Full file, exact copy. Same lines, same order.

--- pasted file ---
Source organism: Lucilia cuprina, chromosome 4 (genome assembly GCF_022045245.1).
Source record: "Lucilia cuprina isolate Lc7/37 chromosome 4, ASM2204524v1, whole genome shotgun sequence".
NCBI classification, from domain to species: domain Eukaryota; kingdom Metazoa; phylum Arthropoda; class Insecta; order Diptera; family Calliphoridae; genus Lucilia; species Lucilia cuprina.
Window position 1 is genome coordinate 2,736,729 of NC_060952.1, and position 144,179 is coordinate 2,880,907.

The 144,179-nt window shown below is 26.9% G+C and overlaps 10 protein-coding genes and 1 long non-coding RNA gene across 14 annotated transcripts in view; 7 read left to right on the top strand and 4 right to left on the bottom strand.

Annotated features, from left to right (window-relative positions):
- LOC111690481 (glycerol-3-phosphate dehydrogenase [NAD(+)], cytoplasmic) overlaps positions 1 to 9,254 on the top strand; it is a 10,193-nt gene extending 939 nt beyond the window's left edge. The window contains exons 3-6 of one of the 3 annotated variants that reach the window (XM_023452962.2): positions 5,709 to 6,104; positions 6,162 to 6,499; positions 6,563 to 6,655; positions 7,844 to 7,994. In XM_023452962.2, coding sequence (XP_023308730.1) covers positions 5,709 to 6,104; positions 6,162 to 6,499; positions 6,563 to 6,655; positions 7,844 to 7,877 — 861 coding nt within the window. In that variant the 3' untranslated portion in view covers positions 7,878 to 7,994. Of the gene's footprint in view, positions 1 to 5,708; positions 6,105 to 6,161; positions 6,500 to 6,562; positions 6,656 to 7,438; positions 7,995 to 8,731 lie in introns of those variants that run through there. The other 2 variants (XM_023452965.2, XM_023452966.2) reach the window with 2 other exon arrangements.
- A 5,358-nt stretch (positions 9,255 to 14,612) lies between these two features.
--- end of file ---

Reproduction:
Source organism: Lucilia cuprina, chromosome 4 (genome assembly GCF_022045245.1).
Source record: "Lucilia cuprina isolate Lc7/37 chromosome 4, ASM2204524v1, whole genome shotgun sequence".
NCBI classification, from domain to species: domain Eukaryota; kingdom Metazoa; phylum Arthropoda; class Insecta; order Diptera; family Calliphoridae; genus Lucilia; species Lucilia cuprina.
Window position 1 is genome coordinate 2,736,729 of NC_060952.1, and position 144,179 is coordinate 2,880,907.

The 144,179-nt window shown below is 26.9% G+C and overlaps 10 protein-coding genes and 1 long non-coding RNA gene across 14 annotated transcripts in view; 7 read left to right on the top strand and 4 right to left on the bottom strand.

Annotated features, from left to right (window-relative positions):
- LOC111690481 (glycerol-3-phosphate dehydrogenase [NAD(+)], cytoplasmic) overlaps positions 1 to 9,254 on the top strand; it is a 10,193-nt gene extending 939 nt beyond the window's left edge. The window contains exons 3-6 of one of the 3 annotated variants that reach the window (XM_023452962.2): positions 5,709 to 6,104; positions 6,162 to 6,499; positions 6,563 to 6,655; positions 7,844 to 7,994. In XM_023452962.2, coding sequence (XP_023308730.1) covers positions 5,709 to 6,104; positions 6,162 to 6,499; positions 6,563 to 6,655; positions 7,844 to 7,877 — 861 coding nt within the window. In that variant the 3' untranslated portion in view covers positions 7,878 to 7,994. Of the gene's footprint in view, positions 1 to 5,708; positions 6,105 to 6,161; positions 6,500 to 6,562; positions 6,656 to 7,438; positions 7,995 to 8,731 lie in introns of those variants that run through there. The other 2 variants (XM_023452965.2, XM_023452966.2) reach the window with 2 other exon arrangements.
- A 5,358-nt stretch (positions 9,255 to 14,612) lies between these two features.